I also ask for a prayer request. The reception of this biretta comes at a time in formation and life when I dearly needed a reminder that there are indeed good, decent people in the world who want and need seminarians and priests willing to be authentically Catholic. Living authentically Catholic is incredibly hard today. (It seems even harder in seminary.) I ask you, please pray for my brother seminarians and myself to persevere through the difficulties of formation directors and even our own personal stubbornness and to be open to the workings of God in our lives.

I see the work you do, and the work of many holy and faithful priests and I am inspired and filled with hope for what tomorrow holds. So, once again, thank you for your ministry. Thank you for your love of all things Catholic. Thank you also for the constant reminders to go to confession.

For you newcomers, what’s this all about?



Posted in ACTION ITEM!, PRAYER REQUEST, Seminarians and Seminaries | 18 Comments

Card. Müller: “a possible fraternal correction of the Pope seems to me to be very remote”


Newly appended to the end of Pentin’s article on Card. Müller…

Update 12 January 2016:

A spokesman for Cardinal Müller told the Register that he was “speaking out of his authority as prefect of the Congregation for the Doctrine of the Faith, and was not advised by anyone to do so.” He also said that a “recent interview with Carlos Granados published in Spanish entitled “Informe sobre la esperanza” (Madrid 2016) is forthcoming in English and entitled “The Cardinal Müller Report” (Ignatius…2017). In this book the third chapter is entitled “What can we hope for from the family?” This will be an excellent point of reference regarding the Cardinal’s comments on the Sacrament of Marriage.”

—- Originally published 8 January —

In an interesting development, His Eminence Ludwig Card. Müller was interviewed on Italian TV. There is an account of the interview at La Stampa. He spoke about the issue of the Five Dubia respectfully submitted by the Four Cardinals.

Inter alia (my translation):

“Everyone, above all Cardinals, has the right to write a letter to the Pope. However, I am amazed that this became public, essentially constraining the Pope to say ‘yes’ or ‘no’. I don’t like this. Also, a possible fraternal correction of the Pope seems to me to be very remote, it’s not possible in this moment because it doesn’t concern a danger for the faith as St. Thomas said.”

“We are very distant from a correction and I say that is a loss to the Church to discuss these things publicly. ‘Amoris laetitia’ is very clear in its doctrine and we can interpret the whole teaching of Jesus on matrimony, the whole teaching of the Church in 2000 years of history.” He concluded, Pope Francis, “asks to discern the situation of these people who are living in unions that are not regular, that is, not in accord with the teaching of the Church on matrimony, and asks to help these persons to find a path for a new integration in the Church according to the conditions of the sacraments, of the Christian message on matrimony. But I don’t see any conflict (contrapposizione): on the one hand we have the clear teaching on matrimony, and on the other hand the obligation of the Church to concern itself with these people in difficulties.”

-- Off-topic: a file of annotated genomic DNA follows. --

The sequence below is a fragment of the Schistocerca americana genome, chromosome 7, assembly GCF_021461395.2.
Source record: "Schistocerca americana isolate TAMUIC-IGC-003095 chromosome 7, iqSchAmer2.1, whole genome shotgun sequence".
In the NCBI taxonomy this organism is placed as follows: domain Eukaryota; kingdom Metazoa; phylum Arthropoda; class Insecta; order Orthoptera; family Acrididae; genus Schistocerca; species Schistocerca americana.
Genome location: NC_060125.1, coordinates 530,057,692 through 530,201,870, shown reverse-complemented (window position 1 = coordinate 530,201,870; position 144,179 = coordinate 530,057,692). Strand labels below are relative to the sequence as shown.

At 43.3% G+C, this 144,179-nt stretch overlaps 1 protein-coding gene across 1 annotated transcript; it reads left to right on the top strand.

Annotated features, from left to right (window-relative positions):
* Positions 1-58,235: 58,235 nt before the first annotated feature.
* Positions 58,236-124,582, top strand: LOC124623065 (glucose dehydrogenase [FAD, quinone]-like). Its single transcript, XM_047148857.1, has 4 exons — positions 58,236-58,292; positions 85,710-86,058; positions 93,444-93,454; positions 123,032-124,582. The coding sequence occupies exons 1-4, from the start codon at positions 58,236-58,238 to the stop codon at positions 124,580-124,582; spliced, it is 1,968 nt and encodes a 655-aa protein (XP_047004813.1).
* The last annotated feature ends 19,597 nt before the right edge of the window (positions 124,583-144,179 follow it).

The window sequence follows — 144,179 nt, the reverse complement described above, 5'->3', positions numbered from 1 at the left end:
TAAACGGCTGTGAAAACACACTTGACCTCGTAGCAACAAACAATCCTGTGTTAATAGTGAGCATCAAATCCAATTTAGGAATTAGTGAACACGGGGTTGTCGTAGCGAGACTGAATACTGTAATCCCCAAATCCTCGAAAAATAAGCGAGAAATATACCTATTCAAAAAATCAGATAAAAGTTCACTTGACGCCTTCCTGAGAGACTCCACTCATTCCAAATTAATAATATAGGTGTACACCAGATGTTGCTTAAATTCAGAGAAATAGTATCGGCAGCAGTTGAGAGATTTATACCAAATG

The video of the interview is HERE.

Posted in One Man & One Woman, The Drill | Tagged , , , , , | 76 Comments

Your Sunday Sermon Notes

Was there a good point during the sermon you heard at your Mass of Sunday Obligation?

Let us know what it was.  Many people out there don’t have an opportunity to hear sermons that are content rich (or even coherent).

For my part, I spoke about the reality of a larger sense of “family” in which we all share.  In the older, traditional calendar today is the Feast of the Holy Family.  Epiphany was on 6 January, of course.   Be mindful of how we all can build each other up and help each other through how we live.  Our good works and lives of virtue raise everyone up just as our sins and vices tear everyone down.  Our acts of sacred worship ripple through the cosmos, visible and invisible.  But our daily actions can be “consecrated” and made more than the mere mundane through our prayerful and dutiful offering of them to God.  They too have their own knock on effect in the cosmos.  We are not alone.  We are interconnected.

Meanwhile, here is a shot from our own real Epiphany Mass:


Posted in SESSIUNCULA | Tagged | 26 Comments